Agilewords Blog

5 pitfalls of collaborative document review to avoid

5_pitfalls_colaborative_document_reviewThere’s a lot of buzz surrounding collaborative document editing, whose benefits are overrated. On the other hand, collaborative document review receives less coverage but is equally important for businesses who engagein external collaboration, something we also refer to as client collaboration.

We talk to business owners on a weekly basis. While most of them understand the benefits of collaborative document review, they usually have a hard time evaluating and comparing the benefits of software applications.

Here’s a list of five pitfalls to avoid when selecting an online document collaboration solution:

 

#1. I don’t know who started reviewing my document

It’s crucial to track access to the document and to know if collaborators you invited actually joined the document. Without that basic capability, you end up wondering if the person received your email invitation – maybe it went to his spam box, and you lose precious time in the review process. Don’t take access audit for granted – many web-based applications still do a poor job at tracking collaborators’ access.

OUR ADVICE: MAKE SURE YOUR SOLUTION HAS DOCUMENT-LEVEL AUDIT ACCESS BUILT-IN

 

#2. My reviewers worked on different versions

This one is a killer because as a document owner you’ll have to mergefeedback between or among versions unless your reviewer is kind enough to start over again – and usually he won’t.If your document review involves multiple revisions, make sure that everyone accesses the latest version at all times. Online document sharing usually solves that issue, IF, the web application becomes the only place where one can view the file. Sharing documents on a server and letting users download it is not going to help you since each collaborator gets alocal copy. How do you know if they are working on the latest version?

OUR ADVICE: EVERYONE SHOULD ACCESS AND WORK ON THE LATEST VERSION ONLINE

 

#3. I can’t see other collaborators' feedback

Collaborators involved in a group review should be able to see others’ comments at all times. Failing to do so means that the document owner may end up in situations where he receives conflicting or duplicate feedback. Duplicate feedback adds to feedback noise and takes extratime to read; conflicting feedback is even worse. Usually, the document owner has to follow up with reviewers for clarificationand to reach an agreement. At the end, it’s just time lost and energy spent on issues that should not have been there in the first place.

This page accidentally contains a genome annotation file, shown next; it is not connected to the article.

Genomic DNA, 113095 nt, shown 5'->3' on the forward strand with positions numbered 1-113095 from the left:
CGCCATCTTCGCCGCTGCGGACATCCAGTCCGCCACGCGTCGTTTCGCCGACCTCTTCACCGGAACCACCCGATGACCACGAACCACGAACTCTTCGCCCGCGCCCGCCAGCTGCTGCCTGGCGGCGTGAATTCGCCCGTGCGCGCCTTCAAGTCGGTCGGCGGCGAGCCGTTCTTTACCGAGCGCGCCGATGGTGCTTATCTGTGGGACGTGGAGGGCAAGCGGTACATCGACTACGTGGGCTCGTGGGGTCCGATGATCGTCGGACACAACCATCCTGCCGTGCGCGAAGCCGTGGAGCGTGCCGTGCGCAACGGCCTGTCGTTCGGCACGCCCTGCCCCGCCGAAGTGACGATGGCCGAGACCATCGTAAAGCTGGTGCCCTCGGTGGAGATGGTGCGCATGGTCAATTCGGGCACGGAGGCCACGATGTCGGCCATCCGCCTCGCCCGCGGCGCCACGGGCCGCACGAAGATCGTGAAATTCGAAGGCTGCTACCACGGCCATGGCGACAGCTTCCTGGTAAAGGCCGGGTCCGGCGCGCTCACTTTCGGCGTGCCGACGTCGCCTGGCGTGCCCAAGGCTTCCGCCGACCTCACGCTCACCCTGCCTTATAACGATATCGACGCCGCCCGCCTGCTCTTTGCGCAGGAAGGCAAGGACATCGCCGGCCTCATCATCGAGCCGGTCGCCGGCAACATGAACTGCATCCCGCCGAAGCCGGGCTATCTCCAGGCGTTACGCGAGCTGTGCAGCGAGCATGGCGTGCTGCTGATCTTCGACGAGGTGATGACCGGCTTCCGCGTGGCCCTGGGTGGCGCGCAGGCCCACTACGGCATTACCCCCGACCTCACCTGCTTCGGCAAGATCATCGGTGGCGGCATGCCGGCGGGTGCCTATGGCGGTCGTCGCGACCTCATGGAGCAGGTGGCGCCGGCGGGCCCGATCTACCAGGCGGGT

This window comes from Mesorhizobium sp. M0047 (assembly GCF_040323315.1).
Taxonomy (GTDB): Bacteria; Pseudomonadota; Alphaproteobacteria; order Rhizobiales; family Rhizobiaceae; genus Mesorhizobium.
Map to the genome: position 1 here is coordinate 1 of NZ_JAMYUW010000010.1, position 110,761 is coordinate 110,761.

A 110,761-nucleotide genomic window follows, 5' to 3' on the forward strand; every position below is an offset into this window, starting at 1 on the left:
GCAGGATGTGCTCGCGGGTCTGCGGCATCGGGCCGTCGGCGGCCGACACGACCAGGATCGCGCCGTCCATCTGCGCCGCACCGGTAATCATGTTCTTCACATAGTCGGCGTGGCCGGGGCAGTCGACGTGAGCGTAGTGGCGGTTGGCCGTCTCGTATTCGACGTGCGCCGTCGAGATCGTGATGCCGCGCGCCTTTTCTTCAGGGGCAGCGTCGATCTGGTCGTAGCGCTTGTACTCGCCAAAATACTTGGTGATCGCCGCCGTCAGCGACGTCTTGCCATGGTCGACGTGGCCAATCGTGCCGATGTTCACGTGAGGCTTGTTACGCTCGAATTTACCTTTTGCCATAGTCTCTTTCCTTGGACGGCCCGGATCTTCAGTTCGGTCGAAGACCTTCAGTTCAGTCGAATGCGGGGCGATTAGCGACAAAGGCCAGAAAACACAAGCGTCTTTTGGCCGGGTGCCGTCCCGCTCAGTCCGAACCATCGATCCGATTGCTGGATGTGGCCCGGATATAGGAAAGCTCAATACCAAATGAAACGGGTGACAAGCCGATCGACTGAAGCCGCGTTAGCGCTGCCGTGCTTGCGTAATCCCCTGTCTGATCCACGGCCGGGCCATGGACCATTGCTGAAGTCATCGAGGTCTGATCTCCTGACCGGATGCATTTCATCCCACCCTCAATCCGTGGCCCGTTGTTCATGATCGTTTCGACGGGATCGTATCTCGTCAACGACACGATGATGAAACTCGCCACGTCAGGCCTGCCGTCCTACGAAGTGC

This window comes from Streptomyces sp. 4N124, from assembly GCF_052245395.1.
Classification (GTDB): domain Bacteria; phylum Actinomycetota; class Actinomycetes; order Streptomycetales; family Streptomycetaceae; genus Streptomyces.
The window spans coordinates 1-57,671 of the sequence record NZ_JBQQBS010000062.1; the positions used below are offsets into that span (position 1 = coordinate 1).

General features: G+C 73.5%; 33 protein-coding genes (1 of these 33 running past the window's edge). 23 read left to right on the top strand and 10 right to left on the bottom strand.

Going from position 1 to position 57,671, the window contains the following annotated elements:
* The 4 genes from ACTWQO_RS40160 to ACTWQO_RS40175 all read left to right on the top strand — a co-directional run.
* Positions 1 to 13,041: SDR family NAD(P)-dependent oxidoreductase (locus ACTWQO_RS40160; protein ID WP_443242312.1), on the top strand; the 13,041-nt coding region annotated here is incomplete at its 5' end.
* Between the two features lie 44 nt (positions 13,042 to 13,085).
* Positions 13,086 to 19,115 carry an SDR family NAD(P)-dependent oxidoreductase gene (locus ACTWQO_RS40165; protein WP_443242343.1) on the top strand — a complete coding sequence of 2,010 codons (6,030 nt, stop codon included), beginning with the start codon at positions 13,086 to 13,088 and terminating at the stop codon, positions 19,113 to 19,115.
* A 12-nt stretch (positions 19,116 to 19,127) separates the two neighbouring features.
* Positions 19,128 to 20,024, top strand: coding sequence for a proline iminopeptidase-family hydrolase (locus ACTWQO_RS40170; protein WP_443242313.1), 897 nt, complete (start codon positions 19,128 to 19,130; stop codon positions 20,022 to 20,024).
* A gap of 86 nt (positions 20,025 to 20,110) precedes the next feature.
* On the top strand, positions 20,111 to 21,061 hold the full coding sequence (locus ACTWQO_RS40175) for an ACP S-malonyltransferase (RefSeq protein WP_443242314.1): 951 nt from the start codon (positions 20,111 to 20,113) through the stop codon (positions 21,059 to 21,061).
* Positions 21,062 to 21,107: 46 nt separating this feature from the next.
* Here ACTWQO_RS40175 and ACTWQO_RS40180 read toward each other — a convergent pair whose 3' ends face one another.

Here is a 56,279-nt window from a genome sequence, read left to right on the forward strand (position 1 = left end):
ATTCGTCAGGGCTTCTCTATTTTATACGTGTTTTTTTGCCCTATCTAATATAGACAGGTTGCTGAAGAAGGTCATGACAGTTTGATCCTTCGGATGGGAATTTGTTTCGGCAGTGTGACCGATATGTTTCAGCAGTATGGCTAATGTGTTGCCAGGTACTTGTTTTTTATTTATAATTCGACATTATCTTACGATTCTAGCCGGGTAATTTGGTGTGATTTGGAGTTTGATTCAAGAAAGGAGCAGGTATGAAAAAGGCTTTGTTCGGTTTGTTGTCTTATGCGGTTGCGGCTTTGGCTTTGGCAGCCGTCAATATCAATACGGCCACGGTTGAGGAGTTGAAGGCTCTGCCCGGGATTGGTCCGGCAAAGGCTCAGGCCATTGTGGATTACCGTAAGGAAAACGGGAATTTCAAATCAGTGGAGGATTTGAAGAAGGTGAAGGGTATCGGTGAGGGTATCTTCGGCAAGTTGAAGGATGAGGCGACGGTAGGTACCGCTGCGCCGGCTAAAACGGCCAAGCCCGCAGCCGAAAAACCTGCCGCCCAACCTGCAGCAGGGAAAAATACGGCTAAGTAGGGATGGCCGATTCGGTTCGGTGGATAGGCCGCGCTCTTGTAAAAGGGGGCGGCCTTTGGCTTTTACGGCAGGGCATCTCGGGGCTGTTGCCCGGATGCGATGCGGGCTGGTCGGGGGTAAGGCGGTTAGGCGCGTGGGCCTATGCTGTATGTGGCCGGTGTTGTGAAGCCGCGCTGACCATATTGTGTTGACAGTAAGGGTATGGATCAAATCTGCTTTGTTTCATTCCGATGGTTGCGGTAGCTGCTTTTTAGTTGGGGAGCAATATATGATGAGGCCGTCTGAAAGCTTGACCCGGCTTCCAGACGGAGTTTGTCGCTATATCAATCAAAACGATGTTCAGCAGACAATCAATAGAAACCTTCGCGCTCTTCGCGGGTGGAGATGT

OUR ADVICE: COLLABORATORS SEE ALL FEEDBACK AND CAN JOIN THE DISCUSSION

 

#4. I was not aware of those comments or changes

Building on our previous point, it’s usually not enough to be able to see others' comments on a document. You also need a good notification service and comment tracking feature. Let’s assume that you are reviewing a 30-page business proposal with three colleagues. You already collected feedback from everyone and think you are readyto go. However your VP of Sales makes a newcomment and requestsa change in the payment terms. Without some kind of email notification and online reminders, you may release the document and send it to the client without noticing that request.To mitigate that risk, your application needs to notify you ofany activity; periodic email notifications (daily digests) and activity feedsprovide a good solution.

OUR ADVICE: ADOPT A SOLUTION THAT TRACKS ACTIVITY AND CHANGES AND NOTIFIES YOU

 

#5. Are you done reviewing?

So you collected feedback from all collaborator and made necessary changes in your document. You’re ready to send the final version out to your clientand head home for a great weekend with your family. And here it comes: a last-minute change request from your CEO … He is obviously not aware that his request comes late in the process. Is it his fault? Not really. Is it yours? Probably, if you did not set clear expectations and did not communicate a deadline to provide feedback. To avoid such a pitfall, find a tool that lets you define a clear review process; this includes the ability to seta review deadline and the ability to track progress at individual levels.Set expectations early on in the process toavoid bad surprises!

OUR ADVICE: SET A DEADLINE FOR GROUP REVIEW AND TRACK INDIVIDUALS PROGRESS

 

There’s obviously more that can go wrong during a document group review, but we think these pitfalls are the most frequent. We’d love to hear about your own experience. What collaboration issue did you experience duringyour document review? Did you find tools or solutions to address them?

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  • Michelle Baker

    10-16-2011

    Thanks for sharing these excellent tips. I would also suggest that clients establish an Excel spreadsheet exterior to the software they're using to track deadlines and their completion. (As a former bank auditor, I believe in double checking everything.)

    Reply

    • Fabrice Talbot

      10-17-2011

      Hi Michelle,

      It may apply in some specific cases but having two separate systems to track progress/deadline is a recipe for disaster IMHO.

      I've seen in other corporations and you end up spending a lot of time in meetings reviewing the issues in the Excel file and not knowing for sure which one is fixed or not....

      That's why we advise above to share/review one master copy of the document and track deadlines/tasks inside you review solution.

      It's the basic principles behind Agilewords, our document review/approval solution.

      Fabrice

      Reply

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